@19 May 2000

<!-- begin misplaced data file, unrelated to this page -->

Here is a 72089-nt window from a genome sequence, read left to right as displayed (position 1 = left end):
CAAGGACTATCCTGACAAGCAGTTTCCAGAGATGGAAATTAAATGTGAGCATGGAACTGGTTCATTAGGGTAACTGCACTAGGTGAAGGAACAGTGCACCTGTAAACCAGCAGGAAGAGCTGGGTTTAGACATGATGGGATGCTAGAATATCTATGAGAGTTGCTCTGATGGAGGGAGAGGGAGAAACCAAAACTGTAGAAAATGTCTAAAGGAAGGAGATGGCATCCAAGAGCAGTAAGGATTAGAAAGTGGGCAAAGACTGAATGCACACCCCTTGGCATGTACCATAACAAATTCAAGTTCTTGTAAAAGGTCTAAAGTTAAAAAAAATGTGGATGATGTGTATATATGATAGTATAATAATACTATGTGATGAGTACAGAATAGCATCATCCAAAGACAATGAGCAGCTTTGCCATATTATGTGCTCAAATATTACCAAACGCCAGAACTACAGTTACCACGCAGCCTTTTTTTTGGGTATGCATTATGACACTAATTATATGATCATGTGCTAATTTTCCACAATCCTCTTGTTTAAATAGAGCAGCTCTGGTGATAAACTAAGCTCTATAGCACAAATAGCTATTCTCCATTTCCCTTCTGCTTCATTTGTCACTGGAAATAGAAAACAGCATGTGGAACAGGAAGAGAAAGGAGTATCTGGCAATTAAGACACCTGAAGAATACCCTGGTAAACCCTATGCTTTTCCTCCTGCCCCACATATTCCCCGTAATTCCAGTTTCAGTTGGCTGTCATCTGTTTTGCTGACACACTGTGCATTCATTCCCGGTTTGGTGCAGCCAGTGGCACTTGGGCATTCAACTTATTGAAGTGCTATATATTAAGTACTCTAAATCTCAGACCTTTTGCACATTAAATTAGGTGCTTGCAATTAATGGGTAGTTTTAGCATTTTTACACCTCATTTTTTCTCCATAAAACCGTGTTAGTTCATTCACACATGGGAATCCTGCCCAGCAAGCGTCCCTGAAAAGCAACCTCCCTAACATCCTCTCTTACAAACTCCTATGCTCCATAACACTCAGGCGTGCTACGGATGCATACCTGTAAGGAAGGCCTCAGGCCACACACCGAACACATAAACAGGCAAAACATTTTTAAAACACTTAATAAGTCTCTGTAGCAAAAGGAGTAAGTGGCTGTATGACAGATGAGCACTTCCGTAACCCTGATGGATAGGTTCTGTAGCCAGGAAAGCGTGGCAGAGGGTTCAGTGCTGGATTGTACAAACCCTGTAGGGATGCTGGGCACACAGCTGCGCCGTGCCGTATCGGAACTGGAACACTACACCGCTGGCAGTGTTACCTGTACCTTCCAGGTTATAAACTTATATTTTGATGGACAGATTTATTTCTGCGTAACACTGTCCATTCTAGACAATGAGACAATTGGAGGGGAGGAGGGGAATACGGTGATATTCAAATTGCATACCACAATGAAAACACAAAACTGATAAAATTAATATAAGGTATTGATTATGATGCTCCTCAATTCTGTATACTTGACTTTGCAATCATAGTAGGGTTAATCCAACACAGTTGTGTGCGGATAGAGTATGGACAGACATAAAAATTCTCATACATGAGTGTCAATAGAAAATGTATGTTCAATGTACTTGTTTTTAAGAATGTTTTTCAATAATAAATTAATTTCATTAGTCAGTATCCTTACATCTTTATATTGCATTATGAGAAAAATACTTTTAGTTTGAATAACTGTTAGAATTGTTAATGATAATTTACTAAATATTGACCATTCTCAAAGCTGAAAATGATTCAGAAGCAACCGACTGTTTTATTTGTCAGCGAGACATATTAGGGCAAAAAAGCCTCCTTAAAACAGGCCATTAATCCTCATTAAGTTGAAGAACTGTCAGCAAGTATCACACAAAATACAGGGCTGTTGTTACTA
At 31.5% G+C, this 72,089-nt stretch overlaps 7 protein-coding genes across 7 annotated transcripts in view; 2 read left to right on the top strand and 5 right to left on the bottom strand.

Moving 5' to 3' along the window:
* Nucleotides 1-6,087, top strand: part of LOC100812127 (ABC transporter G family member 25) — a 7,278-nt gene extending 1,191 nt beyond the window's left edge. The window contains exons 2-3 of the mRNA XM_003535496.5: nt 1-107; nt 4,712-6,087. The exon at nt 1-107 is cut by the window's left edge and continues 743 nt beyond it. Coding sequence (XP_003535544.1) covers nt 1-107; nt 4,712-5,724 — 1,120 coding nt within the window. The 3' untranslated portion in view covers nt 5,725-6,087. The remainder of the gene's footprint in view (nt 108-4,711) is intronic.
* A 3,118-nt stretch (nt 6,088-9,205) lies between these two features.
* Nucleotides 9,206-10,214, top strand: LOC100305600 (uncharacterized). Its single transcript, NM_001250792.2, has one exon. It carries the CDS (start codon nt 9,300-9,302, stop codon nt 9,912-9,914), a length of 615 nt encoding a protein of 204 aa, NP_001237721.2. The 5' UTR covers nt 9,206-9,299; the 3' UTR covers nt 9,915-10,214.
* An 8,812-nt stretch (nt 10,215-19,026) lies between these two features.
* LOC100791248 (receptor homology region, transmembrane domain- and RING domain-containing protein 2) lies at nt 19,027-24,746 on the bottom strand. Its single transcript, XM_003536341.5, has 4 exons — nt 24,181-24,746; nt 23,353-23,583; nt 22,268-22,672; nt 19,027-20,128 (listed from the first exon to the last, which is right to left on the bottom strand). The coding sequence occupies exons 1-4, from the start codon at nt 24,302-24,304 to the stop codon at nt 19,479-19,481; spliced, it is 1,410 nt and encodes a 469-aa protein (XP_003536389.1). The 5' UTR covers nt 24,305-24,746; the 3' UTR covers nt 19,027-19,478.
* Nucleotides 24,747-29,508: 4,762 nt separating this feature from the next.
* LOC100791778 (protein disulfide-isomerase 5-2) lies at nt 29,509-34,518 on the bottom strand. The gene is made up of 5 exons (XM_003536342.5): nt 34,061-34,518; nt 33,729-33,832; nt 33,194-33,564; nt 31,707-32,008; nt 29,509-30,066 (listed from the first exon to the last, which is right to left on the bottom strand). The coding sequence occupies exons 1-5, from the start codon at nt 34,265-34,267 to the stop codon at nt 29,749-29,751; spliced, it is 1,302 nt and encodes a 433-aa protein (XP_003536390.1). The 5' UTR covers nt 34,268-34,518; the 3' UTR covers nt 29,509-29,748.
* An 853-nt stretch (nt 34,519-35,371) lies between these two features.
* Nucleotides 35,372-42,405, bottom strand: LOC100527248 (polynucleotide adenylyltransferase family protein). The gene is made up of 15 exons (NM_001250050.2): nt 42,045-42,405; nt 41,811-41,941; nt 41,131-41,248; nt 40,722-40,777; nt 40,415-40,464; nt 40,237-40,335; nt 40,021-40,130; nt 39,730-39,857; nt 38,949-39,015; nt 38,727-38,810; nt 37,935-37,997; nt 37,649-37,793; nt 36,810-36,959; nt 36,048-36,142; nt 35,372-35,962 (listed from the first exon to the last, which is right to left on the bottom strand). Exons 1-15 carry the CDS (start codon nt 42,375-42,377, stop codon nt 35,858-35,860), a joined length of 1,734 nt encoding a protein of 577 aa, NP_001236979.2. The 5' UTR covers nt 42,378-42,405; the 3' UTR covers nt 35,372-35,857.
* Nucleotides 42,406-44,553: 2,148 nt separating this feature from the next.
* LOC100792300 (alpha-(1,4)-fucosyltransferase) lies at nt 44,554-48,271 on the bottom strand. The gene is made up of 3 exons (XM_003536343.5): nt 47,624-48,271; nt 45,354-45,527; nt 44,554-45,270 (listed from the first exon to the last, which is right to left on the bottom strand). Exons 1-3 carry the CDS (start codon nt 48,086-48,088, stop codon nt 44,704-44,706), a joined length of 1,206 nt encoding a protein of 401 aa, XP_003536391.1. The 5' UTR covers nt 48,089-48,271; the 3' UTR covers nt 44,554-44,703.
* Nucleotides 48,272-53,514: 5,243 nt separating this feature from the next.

For the first time I saw a Chinese funeral this morning. Out running by East Lake, a hazy morning, about 8am. Backing the road that runs along the lake margin are a string of restaurants, lots of gilt paint, red dragons, girls in slippery dresses slit to the thigh to ogle in the fat officials in their black limousines with curtained windows ... but this morning I heard brass players, like a slow number from St Louis blues, then saw a moving wall of man-high wreaths. They were coming out of a narrow alley, and behind the wreaths were fifty or so mourners, dressed in black with white crosses on their tunic arms. One had a red spot on his black headband, meaning he was a grandson. Behind them were a small group of immediate relatives, walking backwards, including two supporting the bereaved widow (the only person showing visible grief), and another pair holding a life-sized photograph of the departed patriarch (he resembled Chiang Kaishek in his prime). This was also looking back on the world now farewelled. Huang Quan Lu, the road to the underworld, was not a happy prospect. Then came the casket, dark polished wood with a perspex top, the dear departed in a bed of flowers. And last of all perhaps ten or fifteen young men in white tunics, with white sashes about their brows, tied at the back and streaming down to their shoulders. Just out of the alley the parade stopped for five minutes, the music swelled, and the young men in white tunics sat in a circle on the roadside, calling a lament. A small crowd of early morning onlookers began to line the road, and as I ran again, a hundred meters further on the first of the wreath bearers had reached a large blue dump truck, where the floral tributes were unceremoniously heaved into the back. Perhaps the dump truck was on day lease too, from that contractor who always collects his dues, at the other end of Huang Quan Lu.